?There is hardly a more relaxing job in football than being a third-choice goalkeeper. They are paid a good wage, get to play football in training, and then sit and watch a football match every week.
Obviously they need to be at a high enough level that they would be able to fill in for the team in the event of injuries or suspensions to the two primary goalkeepers in the squad, but it’s fairly unlikely that the third-choice shot stopper is ever going to get a run out.
However, ?Chelsea fans will know the importance of a third-choice goalkeeper. In a clash against ?Reading in October 2006, Petr Cech sustained a horrific head injury which almost cost him his life (and is the reason why he still sports his rugby scrum cap).
Deputy goalkeeper Carlo Cudicini was brought on to replace Cech, but was then knocked unconscious and forced off the field. John Terry finished the match in goal before Henrique Hilario, third-choice at the time, swiftly became Chelsea’s only option and made 18 appearances that season.
However, he is the only third-choice goalkeeper to have made any real impact at Stamford Bridge in recent memory. The position is, barring horrific injuries to two other goalkeepers, one of the least valuable on the team.
Since 2015, Chelsea have paid out big wages to Marco Amelia, and then Eduardo, to be third-choice options. However, neither made a competitive appearance for the first team. When it comes to squad registration rules, their presence in the squad has been baffling.
?Premier League rules require teams to submit a squad of up to 25 players, eight of which must be developed in England. During their separate times at the club, Amelia and Eduardo occupied one of the 17 spots for foreign talent which meant that Chelsea, a team who has historically struggled to develop talent, were required to dip into the transfer market.
Ross Barkley, Gary Cahill and, most bizarrely, Danny Drinkwater were all vital members of the squad, despite not contributing much on the field. Their value to Chelsea came with the fact that they were home-grown talent.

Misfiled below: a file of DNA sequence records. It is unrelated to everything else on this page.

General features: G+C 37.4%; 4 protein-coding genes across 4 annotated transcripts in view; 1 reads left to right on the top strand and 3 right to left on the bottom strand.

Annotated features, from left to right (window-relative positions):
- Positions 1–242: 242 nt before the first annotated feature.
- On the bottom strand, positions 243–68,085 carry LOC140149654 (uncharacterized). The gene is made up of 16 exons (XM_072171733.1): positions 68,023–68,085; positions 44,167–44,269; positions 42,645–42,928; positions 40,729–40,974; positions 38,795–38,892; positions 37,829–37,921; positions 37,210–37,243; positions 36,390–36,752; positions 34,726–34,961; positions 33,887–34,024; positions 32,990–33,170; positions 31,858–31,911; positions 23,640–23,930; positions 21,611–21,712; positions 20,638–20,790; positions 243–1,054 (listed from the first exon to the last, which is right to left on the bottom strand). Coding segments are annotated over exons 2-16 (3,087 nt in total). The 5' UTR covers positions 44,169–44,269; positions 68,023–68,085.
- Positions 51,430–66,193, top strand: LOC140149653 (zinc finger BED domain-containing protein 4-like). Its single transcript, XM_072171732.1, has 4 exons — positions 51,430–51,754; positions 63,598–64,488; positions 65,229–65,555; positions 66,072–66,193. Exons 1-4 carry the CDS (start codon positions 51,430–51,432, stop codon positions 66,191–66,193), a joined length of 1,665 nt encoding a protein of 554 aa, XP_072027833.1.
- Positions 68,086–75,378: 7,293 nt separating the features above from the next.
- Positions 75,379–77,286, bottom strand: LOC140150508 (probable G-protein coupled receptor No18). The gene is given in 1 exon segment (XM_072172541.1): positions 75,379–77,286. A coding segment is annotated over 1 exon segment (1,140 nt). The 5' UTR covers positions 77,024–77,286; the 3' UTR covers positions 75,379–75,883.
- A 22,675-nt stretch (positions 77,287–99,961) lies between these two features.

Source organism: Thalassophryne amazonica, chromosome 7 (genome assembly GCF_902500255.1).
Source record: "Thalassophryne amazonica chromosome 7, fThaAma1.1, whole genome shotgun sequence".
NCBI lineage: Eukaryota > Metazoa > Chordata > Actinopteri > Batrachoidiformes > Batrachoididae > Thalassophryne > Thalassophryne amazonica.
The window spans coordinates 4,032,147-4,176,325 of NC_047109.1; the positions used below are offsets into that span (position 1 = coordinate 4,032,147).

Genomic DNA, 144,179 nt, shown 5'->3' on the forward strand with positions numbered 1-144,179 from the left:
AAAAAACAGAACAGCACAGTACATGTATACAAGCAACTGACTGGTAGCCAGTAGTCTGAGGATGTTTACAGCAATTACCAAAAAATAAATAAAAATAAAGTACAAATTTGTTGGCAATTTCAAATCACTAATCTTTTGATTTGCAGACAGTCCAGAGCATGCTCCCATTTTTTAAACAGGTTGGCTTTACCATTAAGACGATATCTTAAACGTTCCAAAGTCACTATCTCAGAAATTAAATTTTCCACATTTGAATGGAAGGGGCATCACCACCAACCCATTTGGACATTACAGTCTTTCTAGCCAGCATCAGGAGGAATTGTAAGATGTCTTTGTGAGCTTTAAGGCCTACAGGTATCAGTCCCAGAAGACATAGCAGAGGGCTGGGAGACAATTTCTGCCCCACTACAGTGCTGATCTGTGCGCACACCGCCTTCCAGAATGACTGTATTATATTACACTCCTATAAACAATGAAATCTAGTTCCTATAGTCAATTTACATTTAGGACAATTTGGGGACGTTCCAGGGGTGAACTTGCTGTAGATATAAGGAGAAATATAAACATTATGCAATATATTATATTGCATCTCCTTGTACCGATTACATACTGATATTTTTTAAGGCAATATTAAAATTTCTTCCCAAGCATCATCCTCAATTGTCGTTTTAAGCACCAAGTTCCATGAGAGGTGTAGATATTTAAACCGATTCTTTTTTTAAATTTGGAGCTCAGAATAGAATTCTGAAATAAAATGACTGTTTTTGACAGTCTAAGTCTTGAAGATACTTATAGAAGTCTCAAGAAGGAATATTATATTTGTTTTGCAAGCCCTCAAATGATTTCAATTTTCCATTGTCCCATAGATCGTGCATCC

Now that 35-year-old Eduardo becomes the latest Chelsea player to join Vitesse on loan, Green appears set to occupy the third-choice position. Finally, a player who will make up one of the eight home-grown players.
This means that there is now one extra spot in the squad which can be occupied by a foreign player. The club do not need to spend £35m on players like Drinkwater. Instead, they can spend that money on a player who will contribute to the squad.
Think of the names that Chelsea have been linked to: Leon Bailey, Anthony Martial, Gonzalo Higuain, Edinson Cavani, Thiago and Sergej Milinkovic-Savic are just some of the high profile names. The beauty of having Green in the squad is that any one of these players could be signed and easily included in the squad.
?Manchester United used this logic when they signed Lee Grant earlier in the summer, whilst Richard Wright enjoyed four years at ?Manchester City between 2012 and 2016 without ever making a competitive appearance for the club. Having these players around allowed them to sign some incredible foreign talent.
Chelsea’s transfer strategy in recent years has often been comedic. Players who will never appear for the first team have been signed and added to the loan army, leaving fans and critics questioning the logic behind the club’s transfer system.
The club has never been concerned by the presence of a home-grown third-choice goalkeeper, so signing Green, who is clearly past his best, would suggest that this in now being taken into consideration.
This could be a sign that the club has big plans up their sleeve. Keep an eye on the entrance door at Stamford Bridge.